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Narcolepsy - Causes, Symptoms And Treatment

What is narcolepsy?

Narcolepsy is a rare neurological disorder that may affect as many as 250,000 Americans. At various times throughout the day, people with narcolepsy experience fleeting urges to sleep. If the urge becomes overwhelming, individuals will fall asleep for periods lasting from a few seconds to several minutes.

What causes narcolepsy?

Research continues to seek out the root cause of narcolepsy. Currently, the general consensus is that genetics accompanied by an environmental trigger of some sort-a virus, for example- may affect brain chemicals and contribute to the narcolepsy disorder.

What are the signs and symptoms of narcolepsy?

There are four classic symptoms that define this syndrome: sleep attacks, cataplexy, sleep paralysis, and hypnagogic (sleep-related) hallucinations. A person with narcolepsy may experience any or all of these classic phenomena.

  1. Sleep Attacks :- The best known symptom of narcolepsy is the sleep attack. A person with narcolepsy can suddenly fall into a sleep state with almost no warning whatsoever. Sleep attacks can occur at any time, even in mid-conversation, as many as ten times a day (even more, in some cases). These periods of sleep usually last only a matter of minutes, but in some cases sleep can continue for an hour or more. Afterwards, the person may feel refreshed, yet he or she may fall asleep again in a few minutes.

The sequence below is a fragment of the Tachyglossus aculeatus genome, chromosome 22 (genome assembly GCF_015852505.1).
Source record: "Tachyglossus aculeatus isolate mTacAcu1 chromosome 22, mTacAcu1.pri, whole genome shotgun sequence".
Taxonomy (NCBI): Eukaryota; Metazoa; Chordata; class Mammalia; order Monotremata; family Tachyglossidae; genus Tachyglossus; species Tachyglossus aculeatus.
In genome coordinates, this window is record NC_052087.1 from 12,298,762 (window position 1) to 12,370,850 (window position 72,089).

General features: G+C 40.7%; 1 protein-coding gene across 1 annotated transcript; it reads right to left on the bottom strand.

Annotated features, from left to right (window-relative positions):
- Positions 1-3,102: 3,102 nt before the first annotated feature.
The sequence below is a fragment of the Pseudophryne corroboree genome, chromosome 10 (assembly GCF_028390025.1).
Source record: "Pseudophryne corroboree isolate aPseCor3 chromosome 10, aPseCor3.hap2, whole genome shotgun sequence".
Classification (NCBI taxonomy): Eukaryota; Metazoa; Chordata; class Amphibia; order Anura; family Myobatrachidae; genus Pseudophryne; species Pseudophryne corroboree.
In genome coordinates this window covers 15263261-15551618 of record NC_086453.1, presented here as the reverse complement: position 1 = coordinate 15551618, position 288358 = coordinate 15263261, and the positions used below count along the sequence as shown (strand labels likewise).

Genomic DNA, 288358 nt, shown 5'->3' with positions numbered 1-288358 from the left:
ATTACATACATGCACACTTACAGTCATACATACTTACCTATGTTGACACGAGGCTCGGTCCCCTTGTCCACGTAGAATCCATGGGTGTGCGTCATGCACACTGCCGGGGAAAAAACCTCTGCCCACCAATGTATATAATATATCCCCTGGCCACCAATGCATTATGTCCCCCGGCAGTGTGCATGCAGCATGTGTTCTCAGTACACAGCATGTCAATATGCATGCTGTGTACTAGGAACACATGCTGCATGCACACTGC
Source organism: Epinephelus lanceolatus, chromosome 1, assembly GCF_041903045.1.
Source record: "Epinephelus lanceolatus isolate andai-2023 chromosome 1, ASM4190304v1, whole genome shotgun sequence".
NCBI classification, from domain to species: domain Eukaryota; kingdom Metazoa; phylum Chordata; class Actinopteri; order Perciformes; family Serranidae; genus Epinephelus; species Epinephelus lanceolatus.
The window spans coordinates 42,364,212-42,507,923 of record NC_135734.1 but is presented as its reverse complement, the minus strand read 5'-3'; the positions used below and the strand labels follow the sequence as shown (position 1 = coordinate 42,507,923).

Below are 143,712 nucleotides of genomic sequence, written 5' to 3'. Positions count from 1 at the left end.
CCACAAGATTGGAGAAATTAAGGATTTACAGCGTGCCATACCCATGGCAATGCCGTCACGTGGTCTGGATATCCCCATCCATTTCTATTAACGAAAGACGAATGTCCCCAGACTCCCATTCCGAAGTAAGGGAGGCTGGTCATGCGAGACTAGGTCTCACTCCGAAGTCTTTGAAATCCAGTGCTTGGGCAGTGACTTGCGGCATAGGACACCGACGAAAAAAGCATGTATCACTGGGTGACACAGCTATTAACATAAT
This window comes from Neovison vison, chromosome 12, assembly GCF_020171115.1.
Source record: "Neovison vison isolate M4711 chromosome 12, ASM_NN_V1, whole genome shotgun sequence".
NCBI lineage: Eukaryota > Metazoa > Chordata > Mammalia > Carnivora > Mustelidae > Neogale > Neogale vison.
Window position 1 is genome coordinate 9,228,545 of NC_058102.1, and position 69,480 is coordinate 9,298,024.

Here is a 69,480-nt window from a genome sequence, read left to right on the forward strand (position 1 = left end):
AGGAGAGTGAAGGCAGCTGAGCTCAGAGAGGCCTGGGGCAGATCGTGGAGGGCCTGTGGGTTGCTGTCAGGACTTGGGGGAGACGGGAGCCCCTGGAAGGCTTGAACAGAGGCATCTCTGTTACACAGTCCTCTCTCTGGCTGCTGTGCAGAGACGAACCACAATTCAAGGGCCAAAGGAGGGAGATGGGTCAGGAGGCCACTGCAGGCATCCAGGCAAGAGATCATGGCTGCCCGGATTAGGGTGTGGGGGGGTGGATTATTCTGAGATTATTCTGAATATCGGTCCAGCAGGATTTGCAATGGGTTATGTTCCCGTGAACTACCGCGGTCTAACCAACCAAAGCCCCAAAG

While the sleep that results from narcolepsy looks like ordinary sleep, researchers have found at least one key difference. Normal sleep is a cyclical process that alternates between periods of rapid-eye-movement (REM) and non­rapid-eye-movement (NREM) sleep. During the NREM part of the cycle, the entire body slows down-pulse, breathing, blood pressure, and brain wave activity are all lowered. When the REM cycle begins, the body remains asleep, but the brain becomes significantly active; brain waves as recorded by an electroencephalograph (EEG) more closely resemble those of the waking brain. It is during REM sleep that most dreaming occurs.
    In healthy individuals, sleep begins with the NREM phase. After sixty minutes or so of NREM sleep, REM sleep begins. A short time later, the entire cycle begins again. In a narcoleptic sleep attack, in contrast, researchers have found that REM sleep begins almost instantly, with no introductory NREM sleep. The precise significance of this is not yet understood, but it does provide a useful diagnostic tool as well as a clue for researchers to pursue in trying to understand this mysterious disorder.
  2. Cataplexy :- The second classic symptom of narcolepsy is cataplexy. This is a type of paralysis that 'Usually occurs in response to some type of heightened emotion, such as anger, fear, or excitement. The individual does not lose consciousness, but experiences a sudden and temporary loss of muscle tone. Often, only the legs and/ or arms are affected. These episodes normally last less than a minute, and they seem to be most likely to occur if the person is surprised in some way.